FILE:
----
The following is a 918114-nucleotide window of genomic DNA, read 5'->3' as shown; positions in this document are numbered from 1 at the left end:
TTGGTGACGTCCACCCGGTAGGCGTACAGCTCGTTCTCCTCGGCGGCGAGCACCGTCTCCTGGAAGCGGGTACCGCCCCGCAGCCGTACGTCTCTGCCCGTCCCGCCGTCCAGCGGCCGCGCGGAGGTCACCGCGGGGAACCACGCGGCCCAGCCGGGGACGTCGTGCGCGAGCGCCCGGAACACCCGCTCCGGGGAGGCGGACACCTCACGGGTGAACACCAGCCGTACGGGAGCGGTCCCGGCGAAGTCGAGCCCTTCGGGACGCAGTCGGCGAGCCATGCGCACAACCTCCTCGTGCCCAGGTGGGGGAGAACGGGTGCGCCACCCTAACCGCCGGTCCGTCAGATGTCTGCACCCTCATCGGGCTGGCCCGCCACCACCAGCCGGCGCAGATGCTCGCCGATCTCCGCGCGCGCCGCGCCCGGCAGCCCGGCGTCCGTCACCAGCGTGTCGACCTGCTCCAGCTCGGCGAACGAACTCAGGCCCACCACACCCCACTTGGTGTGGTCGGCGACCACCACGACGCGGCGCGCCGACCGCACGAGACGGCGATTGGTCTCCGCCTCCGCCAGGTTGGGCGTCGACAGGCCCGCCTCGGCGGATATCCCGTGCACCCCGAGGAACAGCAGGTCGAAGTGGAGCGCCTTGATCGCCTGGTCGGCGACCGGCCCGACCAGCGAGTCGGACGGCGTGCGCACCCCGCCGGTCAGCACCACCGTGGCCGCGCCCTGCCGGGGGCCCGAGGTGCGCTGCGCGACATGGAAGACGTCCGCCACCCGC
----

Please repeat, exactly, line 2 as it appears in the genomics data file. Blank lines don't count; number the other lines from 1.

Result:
TTGGTGACGTCCACCCGGTAGGCGTACAGCTCGTTCTCCTCGGCGGCGAGCACCGTCTCCTGGAAGCGGGTACCGCCCCGCAGCCGTACGTCTCTGCCCGTCCCGCCGTCCAGCGGCCGCGCGGAGGTCACCGCGGGGAACCACGCGGCCCAGCCGGGGACGTCGTGCGCGAGCGCCCGGAACACCCGCTCCGGGGAGGCGGACACCTCACGGGTGAACACCAGCCGTACGGGAGCGGTCCCGGCGAAGTCGAGCCCTTCGGGACGCAGTCGGCGAGCCATGCGCACAACCTCCTCGTGCCCAGGTGGGGGAGAACGGGTGCGCCACCCTAACCGCCGGTCCGTCAGATGTCTGCACCCTCATCGGGCTGGCCCGCCACCACCAGCCGGCGCAGATGCTCGCCGATCTCCGCGCGCGCCGCGCCCGGCAGCCCGGCGTCCGTCACCAGCGTGTCGACCTGCTCCAGCTCGGCGAACGAACTCAGGCCCACCACACCCCACTTGGTGTGGTCGGCGACCACCACGACGCGGCGCGCCGACCGCACGAGACGGCGATTGGTCTCCGCCTCCGCCAGGTTGGGCGTCGACAGGCCCGCCTCGGCGGATATCCCGTGCACCCCGAGGAACAGCAGGTCGAAGTGGAGCGCCTTGATCGCCTGGTCGGCGACCGGCCCGACCAGCGAGTCGGACGGCGTGCGCACCCCGCCGGTCAGCACCACCGTGGCCGCGCCCTGCCGGGGGCCCGAGGTGCGCTGCGCGACATGGAAGACGTCCGCCACCCGC